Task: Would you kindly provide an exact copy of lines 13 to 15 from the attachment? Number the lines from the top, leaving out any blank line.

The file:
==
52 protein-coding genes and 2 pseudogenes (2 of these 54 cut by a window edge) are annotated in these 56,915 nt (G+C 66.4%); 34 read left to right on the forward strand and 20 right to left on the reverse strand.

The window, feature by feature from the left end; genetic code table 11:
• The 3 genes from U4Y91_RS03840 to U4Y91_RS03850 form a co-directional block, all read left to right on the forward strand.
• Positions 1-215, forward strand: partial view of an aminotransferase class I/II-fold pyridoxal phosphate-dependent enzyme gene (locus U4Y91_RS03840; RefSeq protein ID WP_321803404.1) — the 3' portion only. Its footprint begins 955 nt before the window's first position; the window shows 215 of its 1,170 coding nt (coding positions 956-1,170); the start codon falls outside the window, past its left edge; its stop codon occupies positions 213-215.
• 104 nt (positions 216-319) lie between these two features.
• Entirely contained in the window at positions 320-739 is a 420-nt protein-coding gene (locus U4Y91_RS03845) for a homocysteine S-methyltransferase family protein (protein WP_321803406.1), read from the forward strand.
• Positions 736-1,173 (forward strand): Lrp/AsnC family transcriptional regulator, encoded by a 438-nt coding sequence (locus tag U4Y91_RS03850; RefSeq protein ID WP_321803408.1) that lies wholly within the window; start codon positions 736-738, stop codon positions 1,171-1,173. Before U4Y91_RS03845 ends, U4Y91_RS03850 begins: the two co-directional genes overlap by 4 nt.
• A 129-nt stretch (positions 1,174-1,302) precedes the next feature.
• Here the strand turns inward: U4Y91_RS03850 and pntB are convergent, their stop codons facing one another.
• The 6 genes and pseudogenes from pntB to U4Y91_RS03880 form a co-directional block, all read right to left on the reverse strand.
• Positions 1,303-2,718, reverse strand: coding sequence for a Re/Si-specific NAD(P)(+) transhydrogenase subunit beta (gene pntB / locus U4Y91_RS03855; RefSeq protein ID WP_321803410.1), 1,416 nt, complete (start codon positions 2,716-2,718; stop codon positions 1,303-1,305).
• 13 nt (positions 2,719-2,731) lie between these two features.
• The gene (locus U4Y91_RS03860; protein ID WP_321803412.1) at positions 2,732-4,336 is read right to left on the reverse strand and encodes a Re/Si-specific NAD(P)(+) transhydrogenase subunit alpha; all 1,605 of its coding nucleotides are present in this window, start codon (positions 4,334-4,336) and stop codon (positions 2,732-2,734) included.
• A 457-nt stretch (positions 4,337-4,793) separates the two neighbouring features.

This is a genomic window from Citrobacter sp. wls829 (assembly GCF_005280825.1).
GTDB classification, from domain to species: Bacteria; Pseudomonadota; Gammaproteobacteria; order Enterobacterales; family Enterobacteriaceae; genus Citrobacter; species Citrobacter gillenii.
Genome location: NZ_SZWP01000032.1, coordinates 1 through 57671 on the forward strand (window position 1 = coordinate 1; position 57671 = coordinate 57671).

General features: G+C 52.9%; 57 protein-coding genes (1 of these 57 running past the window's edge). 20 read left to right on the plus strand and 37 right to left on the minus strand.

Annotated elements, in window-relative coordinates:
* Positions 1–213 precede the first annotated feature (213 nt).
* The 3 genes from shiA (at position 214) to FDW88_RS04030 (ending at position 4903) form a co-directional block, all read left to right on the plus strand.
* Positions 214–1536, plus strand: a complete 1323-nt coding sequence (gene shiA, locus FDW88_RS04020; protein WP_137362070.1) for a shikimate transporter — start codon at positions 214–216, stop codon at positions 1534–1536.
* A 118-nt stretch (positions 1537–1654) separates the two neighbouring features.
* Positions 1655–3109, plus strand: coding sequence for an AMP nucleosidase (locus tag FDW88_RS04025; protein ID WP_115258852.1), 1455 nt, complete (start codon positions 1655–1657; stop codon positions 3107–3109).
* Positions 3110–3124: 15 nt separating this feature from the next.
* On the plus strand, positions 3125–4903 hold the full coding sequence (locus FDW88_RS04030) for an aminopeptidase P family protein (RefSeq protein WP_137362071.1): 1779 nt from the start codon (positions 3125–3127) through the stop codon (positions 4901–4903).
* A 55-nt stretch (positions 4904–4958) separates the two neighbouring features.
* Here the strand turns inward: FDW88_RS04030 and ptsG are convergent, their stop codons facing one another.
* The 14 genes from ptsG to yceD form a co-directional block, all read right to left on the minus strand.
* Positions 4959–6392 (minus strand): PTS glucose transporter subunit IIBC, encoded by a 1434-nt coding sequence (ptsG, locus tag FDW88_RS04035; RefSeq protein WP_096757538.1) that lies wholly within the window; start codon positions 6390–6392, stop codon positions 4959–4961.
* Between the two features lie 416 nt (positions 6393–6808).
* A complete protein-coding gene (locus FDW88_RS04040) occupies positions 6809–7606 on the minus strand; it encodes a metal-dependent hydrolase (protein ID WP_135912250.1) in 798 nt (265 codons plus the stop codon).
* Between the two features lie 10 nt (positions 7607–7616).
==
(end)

• The gene (locus U4Y91_RS03860; protein ID WP_321803412.1) at positions 2,732-4,336 is read right to left on the reverse strand and encodes a Re/Si-specific NAD(P)(+) transhydrogenase subunit alpha; all 1,605 of its coding nucleotides are present in this window, start codon (positions 4,334-4,336) and stop codon (positions 2,732-2,734) included.
• A 457-nt stretch (positions 4,337-4,793) separates the two neighbouring features.

This is a genomic window from Citrobacter sp. wls829 (assembly GCF_005280825.1).